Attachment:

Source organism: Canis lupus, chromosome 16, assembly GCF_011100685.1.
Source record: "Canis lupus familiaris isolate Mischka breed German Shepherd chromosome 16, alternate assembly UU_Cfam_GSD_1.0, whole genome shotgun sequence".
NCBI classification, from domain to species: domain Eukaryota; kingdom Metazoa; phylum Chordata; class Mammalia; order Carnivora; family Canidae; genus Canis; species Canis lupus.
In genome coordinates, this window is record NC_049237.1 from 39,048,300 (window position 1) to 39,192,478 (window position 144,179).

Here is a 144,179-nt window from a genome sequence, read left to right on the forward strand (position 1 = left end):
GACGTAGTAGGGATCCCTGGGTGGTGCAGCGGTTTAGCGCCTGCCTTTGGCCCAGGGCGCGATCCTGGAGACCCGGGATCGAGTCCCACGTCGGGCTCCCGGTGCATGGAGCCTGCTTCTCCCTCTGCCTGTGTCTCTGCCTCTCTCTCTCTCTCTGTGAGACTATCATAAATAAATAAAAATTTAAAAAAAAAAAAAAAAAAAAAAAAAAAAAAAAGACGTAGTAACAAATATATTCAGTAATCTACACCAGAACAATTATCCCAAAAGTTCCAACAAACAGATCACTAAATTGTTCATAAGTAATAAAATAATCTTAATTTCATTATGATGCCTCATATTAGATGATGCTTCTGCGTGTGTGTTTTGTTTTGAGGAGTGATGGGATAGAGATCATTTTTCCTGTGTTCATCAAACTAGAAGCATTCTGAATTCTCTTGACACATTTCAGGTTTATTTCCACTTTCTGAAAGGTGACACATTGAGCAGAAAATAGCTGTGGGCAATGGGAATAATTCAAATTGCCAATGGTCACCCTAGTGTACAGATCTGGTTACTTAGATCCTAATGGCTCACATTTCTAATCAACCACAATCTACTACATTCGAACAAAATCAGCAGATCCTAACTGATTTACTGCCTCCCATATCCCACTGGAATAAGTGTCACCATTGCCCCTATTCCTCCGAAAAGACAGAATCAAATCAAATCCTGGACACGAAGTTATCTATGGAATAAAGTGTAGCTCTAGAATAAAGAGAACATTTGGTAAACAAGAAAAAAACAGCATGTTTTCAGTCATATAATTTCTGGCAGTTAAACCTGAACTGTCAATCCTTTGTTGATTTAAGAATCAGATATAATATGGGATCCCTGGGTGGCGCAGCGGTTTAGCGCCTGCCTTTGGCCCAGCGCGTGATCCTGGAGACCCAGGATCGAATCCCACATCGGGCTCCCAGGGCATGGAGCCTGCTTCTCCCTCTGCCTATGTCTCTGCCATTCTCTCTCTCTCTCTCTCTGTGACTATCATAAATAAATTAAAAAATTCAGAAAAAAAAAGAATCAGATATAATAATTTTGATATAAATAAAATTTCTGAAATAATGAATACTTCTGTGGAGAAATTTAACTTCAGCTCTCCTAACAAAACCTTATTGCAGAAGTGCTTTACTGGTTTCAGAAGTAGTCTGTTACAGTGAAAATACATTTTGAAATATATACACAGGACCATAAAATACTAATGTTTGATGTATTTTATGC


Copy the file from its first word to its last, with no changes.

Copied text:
Source organism: Canis lupus, chromosome 16, assembly GCF_011100685.1.
Source record: "Canis lupus familiaris isolate Mischka breed German Shepherd chromosome 16, alternate assembly UU_Cfam_GSD_1.0, whole genome shotgun sequence".
NCBI classification, from domain to species: domain Eukaryota; kingdom Metazoa; phylum Chordata; class Mammalia; order Carnivora; family Canidae; genus Canis; species Canis lupus.
In genome coordinates, this window is record NC_049237.1 from 39,048,300 (window position 1) to 39,192,478 (window position 144,179).

Here is a 144,179-nt window from a genome sequence, read left to right on the forward strand (position 1 = left end):
GACGTAGTAGGGATCCCTGGGTGGTGCAGCGGTTTAGCGCCTGCCTTTGGCCCAGGGCGCGATCCTGGAGACCCGGGATCGAGTCCCACGTCGGGCTCCCGGTGCATGGAGCCTGCTTCTCCCTCTGCCTGTGTCTCTGCCTCTCTCTCTCTCTCTGTGAGACTATCATAAATAAATAAAAATTTAAAAAAAAAAAAAAAAAAAAAAAAAAAAAAAAGACGTAGTAACAAATATATTCAGTAATCTACACCAGAACAATTATCCCAAAAGTTCCAACAAACAGATCACTAAATTGTTCATAAGTAATAAAATAATCTTAATTTCATTATGATGCCTCATATTAGATGATGCTTCTGCGTGTGTGTTTTGTTTTGAGGAGTGATGGGATAGAGATCATTTTTCCTGTGTTCATCAAACTAGAAGCATTCTGAATTCTCTTGACACATTTCAGGTTTATTTCCACTTTCTGAAAGGTGACACATTGAGCAGAAAATAGCTGTGGGCAATGGGAATAATTCAAATTGCCAATGGTCACCCTAGTGTACAGATCTGGTTACTTAGATCCTAATGGCTCACATTTCTAATCAACCACAATCTACTACATTCGAACAAAATCAGCAGATCCTAACTGATTTACTGCCTCCCATATCCCACTGGAATAAGTGTCACCATTGCCCCTATTCCTCCGAAAAGACAGAATCAAATCAAATCCTGGACACGAAGTTATCTATGGAATAAAGTGTAGCTCTAGAATAAAGAGAACATTTGGTAAACAAGAAAAAAACAGCATGTTTTCAGTCATATAATTTCTGGCAGTTAAACCTGAACTGTCAATCCTTTGTTGATTTAAGAATCAGATATAATATGGGATCCCTGGGTGGCGCAGCGGTTTAGCGCCTGCCTTTGGCCCAGCGCGTGATCCTGGAGACCCAGGATCGAATCCCACATCGGGCTCCCAGGGCATGGAGCCTGCTTCTCCCTCTGCCTATGTCTCTGCCATTCTCTCTCTCTCTCTCTCTGTGACTATCATAAATAAATTAAAAAATTCAGAAAAAAAAAGAATCAGATATAATAATTTTGATATAAATAAAATTTCTGAAATAATGAATACTTCTGTGGAGAAATTTAACTTCAGCTCTCCTAACAAAACCTTATTGCAGAAGTGCTTTACTGGTTTCAGAAGTAGTCTGTTACAGTGAAAATACATTTTGAAATATATACACAGGACCATAAAATACTAATGTTTGATGTATTTTATGC